I recently flew to the East Coast for a long weekend. As usual, I left straight from downtown Portland, leaving my bike at work, and riding the Red Line MAX to the airport. As we sped by alongside I-84, I looked at the hundreds of cars creeping along, nearly at a standstill, and I couldn’t help wondering–why would anyone want to drive to the airport?
My trip was comfortable, convenient, stress-free, and, best of all, I knew exactly how long it would take me to get there. Sure, in the middle of the night it might take less time to drive to the airport, but at any other time…who knows? It could be smooth sailing, or it could be a parking lot.
I’m interested in this experience because it’s one of the few times when the alternative transportation user actually has a clear advantage over the private automobile driver. I’m afraid that’s not always the case. The key to helping people make the change to environmentally-friendly modes isn’t to appeal to their sense of responsibility, and even less so to make them feel guilty. The key lies in making the alternative mode trip better than the car trip: faster, easier, cheaper, more fun, more beautiful, more reliable. Even one of these may be a deciding factor, but better yet is if we can combine them.
I can think of a few other local examples. During rush hour, bike lanes on major streets are like shortcuts for cyclists, allowing them to zoom past stopped cars. Likewise, bike boulevards (such as SE Ankeny or SE Clinton) offer cyclists direct routes while slowing down cars and restricting car access (such as enforced turns for cars while bikes can go straight through). Bikes also park free downtown (and everywhere), while the drive-alone worker faces a hefty monthly bill for the privilege of parking downtown. And, at least theoretically, HOV lanes on freeways offer an advantage to drivers who share their trip with others. Similarly, employer-funded transit passes offer a free ride on transit compared to the expense of driving.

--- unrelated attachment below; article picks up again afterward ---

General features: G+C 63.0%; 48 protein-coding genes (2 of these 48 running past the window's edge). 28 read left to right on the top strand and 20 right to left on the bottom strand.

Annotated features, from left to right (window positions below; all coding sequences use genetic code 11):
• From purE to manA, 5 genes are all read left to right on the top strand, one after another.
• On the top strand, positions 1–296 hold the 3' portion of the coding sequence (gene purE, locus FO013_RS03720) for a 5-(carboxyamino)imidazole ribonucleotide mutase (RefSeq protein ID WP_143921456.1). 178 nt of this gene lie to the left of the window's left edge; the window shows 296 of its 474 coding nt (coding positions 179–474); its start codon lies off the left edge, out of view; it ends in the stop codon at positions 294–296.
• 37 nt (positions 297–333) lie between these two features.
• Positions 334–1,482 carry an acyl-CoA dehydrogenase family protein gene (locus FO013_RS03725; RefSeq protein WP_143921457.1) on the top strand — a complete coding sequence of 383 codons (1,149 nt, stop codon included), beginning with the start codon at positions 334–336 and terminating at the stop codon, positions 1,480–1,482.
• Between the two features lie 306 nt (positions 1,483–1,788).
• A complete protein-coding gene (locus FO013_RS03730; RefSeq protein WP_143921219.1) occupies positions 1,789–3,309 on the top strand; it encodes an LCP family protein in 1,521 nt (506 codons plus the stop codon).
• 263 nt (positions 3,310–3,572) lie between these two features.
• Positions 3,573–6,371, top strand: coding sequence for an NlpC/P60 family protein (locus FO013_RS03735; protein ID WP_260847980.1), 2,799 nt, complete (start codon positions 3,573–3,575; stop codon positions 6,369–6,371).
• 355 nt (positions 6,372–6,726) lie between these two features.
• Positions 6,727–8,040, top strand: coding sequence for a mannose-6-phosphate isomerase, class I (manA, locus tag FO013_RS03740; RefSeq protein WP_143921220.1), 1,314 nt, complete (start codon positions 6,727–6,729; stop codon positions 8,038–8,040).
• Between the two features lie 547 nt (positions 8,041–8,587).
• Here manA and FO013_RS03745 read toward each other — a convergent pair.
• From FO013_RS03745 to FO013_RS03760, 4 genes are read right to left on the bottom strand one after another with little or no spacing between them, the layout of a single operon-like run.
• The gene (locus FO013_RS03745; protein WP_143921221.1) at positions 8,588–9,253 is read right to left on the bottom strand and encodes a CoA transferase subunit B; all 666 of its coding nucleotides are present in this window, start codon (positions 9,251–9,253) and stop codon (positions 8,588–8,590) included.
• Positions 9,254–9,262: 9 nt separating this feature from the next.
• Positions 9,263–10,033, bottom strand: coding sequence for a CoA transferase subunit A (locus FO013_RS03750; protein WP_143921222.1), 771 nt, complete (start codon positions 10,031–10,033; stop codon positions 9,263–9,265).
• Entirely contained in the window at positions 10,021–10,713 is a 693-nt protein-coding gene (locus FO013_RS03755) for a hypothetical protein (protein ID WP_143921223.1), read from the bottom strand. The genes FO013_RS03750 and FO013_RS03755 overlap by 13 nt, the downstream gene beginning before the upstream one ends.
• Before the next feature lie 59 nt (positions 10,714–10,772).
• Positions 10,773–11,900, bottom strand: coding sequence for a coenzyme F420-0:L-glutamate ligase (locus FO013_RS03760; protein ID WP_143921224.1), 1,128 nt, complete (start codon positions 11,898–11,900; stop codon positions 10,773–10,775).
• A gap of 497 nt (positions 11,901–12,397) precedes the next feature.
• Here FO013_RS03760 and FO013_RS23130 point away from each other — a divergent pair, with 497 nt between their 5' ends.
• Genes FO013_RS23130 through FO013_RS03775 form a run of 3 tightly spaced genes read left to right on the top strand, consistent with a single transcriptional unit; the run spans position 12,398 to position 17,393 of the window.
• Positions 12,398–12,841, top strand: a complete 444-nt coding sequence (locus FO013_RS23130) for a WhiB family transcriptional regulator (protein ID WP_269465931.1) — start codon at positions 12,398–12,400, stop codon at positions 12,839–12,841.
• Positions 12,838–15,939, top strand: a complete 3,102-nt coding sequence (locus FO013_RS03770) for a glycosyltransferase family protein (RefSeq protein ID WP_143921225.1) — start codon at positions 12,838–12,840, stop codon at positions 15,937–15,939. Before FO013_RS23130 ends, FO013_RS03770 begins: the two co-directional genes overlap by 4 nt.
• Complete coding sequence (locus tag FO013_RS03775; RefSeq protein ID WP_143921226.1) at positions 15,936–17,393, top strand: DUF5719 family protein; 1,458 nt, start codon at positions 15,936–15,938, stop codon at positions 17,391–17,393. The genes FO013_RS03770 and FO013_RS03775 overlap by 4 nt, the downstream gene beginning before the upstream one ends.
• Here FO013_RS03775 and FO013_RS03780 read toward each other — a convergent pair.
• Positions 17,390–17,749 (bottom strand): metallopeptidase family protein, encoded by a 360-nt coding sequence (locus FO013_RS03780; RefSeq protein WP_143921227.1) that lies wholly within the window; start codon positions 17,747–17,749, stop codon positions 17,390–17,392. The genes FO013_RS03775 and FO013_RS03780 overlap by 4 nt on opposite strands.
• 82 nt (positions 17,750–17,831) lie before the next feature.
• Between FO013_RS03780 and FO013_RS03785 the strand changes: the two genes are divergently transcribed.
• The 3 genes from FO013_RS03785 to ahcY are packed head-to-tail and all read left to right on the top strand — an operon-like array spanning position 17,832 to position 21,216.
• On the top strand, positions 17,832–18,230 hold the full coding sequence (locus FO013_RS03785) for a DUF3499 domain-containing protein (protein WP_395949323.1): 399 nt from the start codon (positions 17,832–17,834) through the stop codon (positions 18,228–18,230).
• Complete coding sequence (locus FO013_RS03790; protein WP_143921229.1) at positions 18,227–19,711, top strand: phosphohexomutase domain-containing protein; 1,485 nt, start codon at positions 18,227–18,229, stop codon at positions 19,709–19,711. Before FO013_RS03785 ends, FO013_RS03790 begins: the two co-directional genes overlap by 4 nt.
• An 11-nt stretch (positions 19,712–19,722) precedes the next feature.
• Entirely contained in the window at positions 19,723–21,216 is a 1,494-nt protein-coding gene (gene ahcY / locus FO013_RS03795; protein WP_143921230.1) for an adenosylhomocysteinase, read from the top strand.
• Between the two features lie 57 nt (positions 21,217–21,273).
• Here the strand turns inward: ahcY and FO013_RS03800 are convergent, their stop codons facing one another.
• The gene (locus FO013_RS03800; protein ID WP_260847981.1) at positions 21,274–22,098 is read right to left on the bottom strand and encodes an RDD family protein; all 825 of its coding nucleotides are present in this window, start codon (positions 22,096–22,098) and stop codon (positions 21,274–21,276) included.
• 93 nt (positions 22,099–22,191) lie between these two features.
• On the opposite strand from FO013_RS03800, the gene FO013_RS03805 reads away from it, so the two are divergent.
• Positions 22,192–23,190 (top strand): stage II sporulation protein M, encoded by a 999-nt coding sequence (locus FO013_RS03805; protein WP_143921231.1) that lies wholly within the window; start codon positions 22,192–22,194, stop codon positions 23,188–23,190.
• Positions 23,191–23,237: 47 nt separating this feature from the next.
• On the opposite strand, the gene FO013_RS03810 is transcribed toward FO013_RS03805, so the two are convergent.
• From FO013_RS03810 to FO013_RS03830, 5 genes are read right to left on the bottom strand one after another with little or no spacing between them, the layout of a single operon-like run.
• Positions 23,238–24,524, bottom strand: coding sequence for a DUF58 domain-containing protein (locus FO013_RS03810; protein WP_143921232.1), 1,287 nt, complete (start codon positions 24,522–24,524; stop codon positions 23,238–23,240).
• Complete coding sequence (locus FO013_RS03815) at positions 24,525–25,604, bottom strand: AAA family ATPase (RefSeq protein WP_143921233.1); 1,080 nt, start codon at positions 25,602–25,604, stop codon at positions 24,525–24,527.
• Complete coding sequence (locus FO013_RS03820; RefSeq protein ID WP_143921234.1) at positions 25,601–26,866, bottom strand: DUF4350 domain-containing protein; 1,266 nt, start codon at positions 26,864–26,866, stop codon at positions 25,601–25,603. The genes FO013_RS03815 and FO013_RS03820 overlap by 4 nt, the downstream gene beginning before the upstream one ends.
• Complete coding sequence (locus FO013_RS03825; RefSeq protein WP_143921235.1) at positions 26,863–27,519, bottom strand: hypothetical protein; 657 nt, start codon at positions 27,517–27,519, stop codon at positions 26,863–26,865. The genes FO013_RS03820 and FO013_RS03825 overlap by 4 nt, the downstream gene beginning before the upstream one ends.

These examples are few and far between, though. If you already own a car, it’s still the fastest and most convenient way to get around for many trips in the city. What can we do to truly make the right thing to do the easiest thing to do as well? And how can we make sure that both politicians and the public understand and support these efforts? What are the tangible benefits we’re trading for?
Here are a few ideas about what we could try:
- No more right turn on red–provide a truly protected phase for pedestrians to cross the street
- More bike priority signals (like at the Esplanade/Rose Garden) allowing bicyclists priority crossing
- A new Willamette River bridge only for streetcar/light rail, bikes, and peds
- Neighborhood intersections blocked to cars but open to people on foot and on bike
- More traffic calming to slow down traffic and make neighborhood routes less appealing to cars
- More bike boulevards that give priority to bike traffic and offer a truly superior route
- Rush-hour pricing on our most congested freeways and bridges (and maybe, eventually, into downtown?)
- More bike boxes, that allow cyclists to safely bypass stopped traffic and “go to the head of the line”
- Car-free days and car-free areas in our city